In your hands you hold your child’s new lungs – you are your childs new lungs. You need to pre plan their day, pre empt what to do when they go for a sudden dash across the playground.
You need to live with the knowledge that if you get it wrong, you may be a fa Continue reading

Nine-year-old boy with type 1 diabetes comes off insulin by eating Paleolithic ketogenic diet

Nine-year-old boy with type 1 diabetes comes off insulin by eating Paleolithic ketogenic diet

A Hungarian study reports that a nine-year-old boy who was newly diagnosed type 1 diabetes achieved normal blood sugar levels, and came off insulin by following the Paleolithic ketogenic diet.
The child had been on insulin therapy for six weeks, alongside a high-carbohydrate diet. His blood glucose levels had fluctuated to a large degree, according to researchers at the University of Pécs.
The researchers put the child on a modified version of the ketogenic diet known as the Paleolithic ketogenic diet. This consisted only of animal meat, fat, offals and eggs with a fat:protein ratio of roughly 2:1.
The child had three meals a day and ketosis was regularly monitored using ketone strips. The researchers observed sustained ketosis - which is when the body has a high fat-burning rate - but the child had normal blood sugar levels before and after meals. His insulin therapy was discontinued.
The child's blood glucose levels were significantly lower during the Paleolithic ketogenic diet compared to his six weeks of insulin therapy. The episodes of hypoglycemia he experienced on insulin therapy were not presented while on the diet.
The child experienced a decrease in C-peptide levels during the diet, which is a well-known aspect of type 1 diabetes. Reduced C-peptide levels are often attributed to insulin-producing beta cells being destroyed, but the researchers hypothesised the low-carb intake may have led to this.
After 19 months, the child is still on the Paleolithic ketogenic diet, and the researchers report it can ensure normoglycemia without the use of external insulin. No si Continue reading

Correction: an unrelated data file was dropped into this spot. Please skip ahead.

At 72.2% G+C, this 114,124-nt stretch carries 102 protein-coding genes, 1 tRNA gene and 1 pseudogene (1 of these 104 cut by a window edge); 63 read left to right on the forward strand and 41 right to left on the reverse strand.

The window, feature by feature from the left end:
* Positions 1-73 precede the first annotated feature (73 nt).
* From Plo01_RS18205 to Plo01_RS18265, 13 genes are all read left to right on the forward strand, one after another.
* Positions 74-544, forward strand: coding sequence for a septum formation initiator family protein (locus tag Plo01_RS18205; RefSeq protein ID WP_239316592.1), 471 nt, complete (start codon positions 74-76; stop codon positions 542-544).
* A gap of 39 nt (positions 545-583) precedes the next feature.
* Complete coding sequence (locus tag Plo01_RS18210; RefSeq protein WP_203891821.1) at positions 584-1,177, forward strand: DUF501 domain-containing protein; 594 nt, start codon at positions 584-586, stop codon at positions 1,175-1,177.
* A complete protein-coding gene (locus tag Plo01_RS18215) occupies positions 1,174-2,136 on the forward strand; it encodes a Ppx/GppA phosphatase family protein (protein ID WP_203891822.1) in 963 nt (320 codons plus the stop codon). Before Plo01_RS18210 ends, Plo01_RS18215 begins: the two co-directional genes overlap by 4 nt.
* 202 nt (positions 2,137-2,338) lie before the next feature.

Reduce Your Risk of Cancer, Alzheimer’s, Diabetes with Olive Oil

Reduce Your Risk of Cancer, Alzheimer’s, Diabetes with Olive Oil

Olive oil has a major place in the Mediterranean diet, and the principal aspect of this diet includes proportionally high consumption of olive oil. Olive oil contains a very high level of monounsaturated fats, most notably oleic acid, which studies suggest may be linked to a reduced risk of coronary heart disease. There is also evidence that the antioxidants in olive oil improve cholesterol regulation and reduce LDL (bad cholesterol) levels, and that it has other anti-inflammatory effects.
Olive oil is a type of fat extracted from the olive tree which is a traditional tree from the Mediterranean basin. It is produced by crushing whole olive fruits before the oil is extracted. The health benefits of olive oil are wide, a reason why it has been named the Mediterranean miracle.
Types of Olive Oil
Olive oil is used in the cosmetics industry, cooking, pharmaceuticals and even in the making of soaps (such as Castile soap). Olive oil exists in a variety of grades depending on processing. For instance, extra virgin olive oil is considered the premium type. It is produced from the first crushing of olive fruits and is extracted through cold-pressing whereby no chemicals are added. Virgin oil is the second variety, obtained from the second pressing of the fruits and is considered the second-best type. Refined olive oil is obtained from refined virgin olive and it has an acidity level of over 3.3%.
The oil contains phenolic antioxidants, terpenoid and squalene which are all anti-cancer compounds. The oil also has oleic acid which prevents chronic inflammation and reduces the damage fr Continue reading